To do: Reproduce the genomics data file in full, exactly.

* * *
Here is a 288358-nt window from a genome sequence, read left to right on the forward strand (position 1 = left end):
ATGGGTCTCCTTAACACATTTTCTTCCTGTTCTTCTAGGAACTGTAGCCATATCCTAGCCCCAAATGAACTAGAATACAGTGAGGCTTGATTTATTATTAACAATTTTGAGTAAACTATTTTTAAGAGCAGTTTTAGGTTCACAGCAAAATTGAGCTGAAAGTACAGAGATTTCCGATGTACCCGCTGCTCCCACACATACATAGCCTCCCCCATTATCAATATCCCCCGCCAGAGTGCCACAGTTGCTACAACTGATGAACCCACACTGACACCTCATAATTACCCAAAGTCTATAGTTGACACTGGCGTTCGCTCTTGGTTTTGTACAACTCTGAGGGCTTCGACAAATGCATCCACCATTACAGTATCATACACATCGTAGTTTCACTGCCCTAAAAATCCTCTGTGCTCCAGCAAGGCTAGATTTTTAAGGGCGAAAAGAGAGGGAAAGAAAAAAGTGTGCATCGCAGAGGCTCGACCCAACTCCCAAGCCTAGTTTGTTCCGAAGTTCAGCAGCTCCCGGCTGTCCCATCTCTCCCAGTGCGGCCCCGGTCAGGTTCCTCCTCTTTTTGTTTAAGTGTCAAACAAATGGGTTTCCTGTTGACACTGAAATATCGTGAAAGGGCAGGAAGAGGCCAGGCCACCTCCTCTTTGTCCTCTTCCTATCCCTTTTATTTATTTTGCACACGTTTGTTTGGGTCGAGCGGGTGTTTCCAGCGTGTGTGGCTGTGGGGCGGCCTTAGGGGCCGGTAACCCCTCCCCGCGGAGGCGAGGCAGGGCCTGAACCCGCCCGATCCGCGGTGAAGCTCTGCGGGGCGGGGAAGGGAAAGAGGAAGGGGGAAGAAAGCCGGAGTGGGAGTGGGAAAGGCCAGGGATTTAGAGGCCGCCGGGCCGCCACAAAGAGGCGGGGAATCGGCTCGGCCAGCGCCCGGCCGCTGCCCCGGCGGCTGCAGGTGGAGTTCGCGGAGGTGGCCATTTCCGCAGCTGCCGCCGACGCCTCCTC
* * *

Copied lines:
Here is a 288358-nt window from a genome sequence, read left to right on the forward strand (position 1 = left end):
ATGGGTCTCCTTAACACATTTTCTTCCTGTTCTTCTAGGAACTGTAGCCATATCCTAGCCCCAAATGAACTAGAATACAGTGAGGCTTGATTTATTATTAACAATTTTGAGTAAACTATTTTTAAGAGCAGTTTTAGGTTCACAGCAAAATTGAGCTGAAAGTACAGAGATTTCCGATGTACCCGCTGCTCCCACACATACATAGCCTCCCCCATTATCAATATCCCCCGCCAGAGTGCCACAGTTGCTACAACTGATGAACCCACACTGACACCTCATAATTACCCAAAGTCTATAGTTGACACTGGCGTTCGCTCTTGGTTTTGTACAACTCTGAGGGCTTCGACAAATGCATCCACCATTACAGTATCATACACATCGTAGTTTCACTGCCCTAAAAATCCTCTGTGCTCCAGCAAGGCTAGATTTTTAAGGGCGAAAAGAGAGGGAAAGAAAAAAGTGTGCATCGCAGAGGCTCGACCCAACTCCCAAGCCTAGTTTGTTCCGAAGTTCAGCAGCTCCCGGCTGTCCCATCTCTCCCAGTGCGGCCCCGGTCAGGTTCCTCCTCTTTTTGTTTAAGTGTCAAACAAATGGGTTTCCTGTTGACACTGAAATATCGTGAAAGGGCAGGAAGAGGCCAGGCCACCTCCTCTTTGTCCTCTTCCTATCCCTTTTATTTATTTTGCACACGTTTGTTTGGGTCGAGCGGGTGTTTCCAGCGTGTGTGGCTGTGGGGCGGCCTTAGGGGCCGGTAACCCCTCCCCGCGGAGGCGAGGCAGGGCCTGAACCCGCCCGATCCGCGGTGAAGCTCTGCGGGGCGGGGAAGGGAAAGAGGAAGGGGGAAGAAAGCCGGAGTGGGAGTGGGAAAGGCCAGGGATTTAGAGGCCGCCGGGCCGCCACAAAGAGGCGGGGAATCGGCTCGGCCAGCGCCCGGCCGCTGCCCCGGCGGCTGCAGGTGGAGTTCGCGGAGGTGGCCATTTCCGCAGCTGCCGCCGACGCCTCCTC